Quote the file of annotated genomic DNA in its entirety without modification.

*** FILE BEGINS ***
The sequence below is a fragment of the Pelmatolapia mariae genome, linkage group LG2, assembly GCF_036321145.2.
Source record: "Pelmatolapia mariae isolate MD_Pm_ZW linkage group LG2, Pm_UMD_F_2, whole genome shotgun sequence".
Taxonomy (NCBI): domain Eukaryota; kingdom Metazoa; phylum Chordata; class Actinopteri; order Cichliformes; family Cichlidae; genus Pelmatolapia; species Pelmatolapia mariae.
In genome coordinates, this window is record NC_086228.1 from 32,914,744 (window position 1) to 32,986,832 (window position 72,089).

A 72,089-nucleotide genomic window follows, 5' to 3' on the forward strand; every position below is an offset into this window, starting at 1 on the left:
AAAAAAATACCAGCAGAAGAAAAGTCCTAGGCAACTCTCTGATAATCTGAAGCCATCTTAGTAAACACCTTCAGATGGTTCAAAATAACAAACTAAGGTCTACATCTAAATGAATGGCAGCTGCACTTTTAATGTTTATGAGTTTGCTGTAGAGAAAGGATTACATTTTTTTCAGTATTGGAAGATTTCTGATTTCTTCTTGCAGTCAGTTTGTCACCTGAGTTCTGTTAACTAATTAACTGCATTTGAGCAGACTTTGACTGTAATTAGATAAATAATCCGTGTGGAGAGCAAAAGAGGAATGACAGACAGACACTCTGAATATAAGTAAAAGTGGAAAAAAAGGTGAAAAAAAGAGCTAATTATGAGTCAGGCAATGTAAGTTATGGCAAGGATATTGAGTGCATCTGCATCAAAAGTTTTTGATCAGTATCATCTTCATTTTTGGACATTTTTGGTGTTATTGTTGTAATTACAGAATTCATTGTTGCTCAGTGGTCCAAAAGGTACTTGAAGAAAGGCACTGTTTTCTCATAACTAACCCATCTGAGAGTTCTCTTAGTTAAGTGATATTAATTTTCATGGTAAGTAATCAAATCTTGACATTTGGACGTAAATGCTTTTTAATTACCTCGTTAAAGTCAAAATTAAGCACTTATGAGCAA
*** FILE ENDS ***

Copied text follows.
The sequence below is a fragment of the Pelmatolapia mariae genome, linkage group LG2, assembly GCF_036321145.2.
Source record: "Pelmatolapia mariae isolate MD_Pm_ZW linkage group LG2, Pm_UMD_F_2, whole genome shotgun sequence".
Taxonomy (NCBI): domain Eukaryota; kingdom Metazoa; phylum Chordata; class Actinopteri; order Cichliformes; family Cichlidae; genus Pelmatolapia; species Pelmatolapia mariae.
In genome coordinates, this window is record NC_086228.1 from 32,914,744 (window position 1) to 32,986,832 (window position 72,089).

A 72,089-nucleotide genomic window follows, 5' to 3' on the forward strand; every position below is an offset into this window, starting at 1 on the left:
AAAAAAATACCAGCAGAAGAAAAGTCCTAGGCAACTCTCTGATAATCTGAAGCCATCTTAGTAAACACCTTCAGATGGTTCAAAATAACAAACTAAGGTCTACATCTAAATGAATGGCAGCTGCACTTTTAATGTTTATGAGTTTGCTGTAGAGAAAGGATTACATTTTTTTCAGTATTGGAAGATTTCTGATTTCTTCTTGCAGTCAGTTTGTCACCTGAGTTCTGTTAACTAATTAACTGCATTTGAGCAGACTTTGACTGTAATTAGATAAATAATCCGTGTGGAGAGCAAAAGAGGAATGACAGACAGACACTCTGAATATAAGTAAAAGTGGAAAAAAAGGTGAAAAAAAGAGCTAATTATGAGTCAGGCAATGTAAGTTATGGCAAGGATATTGAGTGCATCTGCATCAAAAGTTTTTGATCAGTATCATCTTCATTTTTGGACATTTTTGGTGTTATTGTTGTAATTACAGAATTCATTGTTGCTCAGTGGTCCAAAAGGTACTTGAAGAAAGGCACTGTTTTCTCATAACTAACCCATCTGAGAGTTCTCTTAGTTAAGTGATATTAATTTTCATGGTAAGTAATCAAATCTTGACATTTGGACGTAAATGCTTTTTAATTACCTCGTTAAAGTCAAAATTAAGCACTTATGAGCAA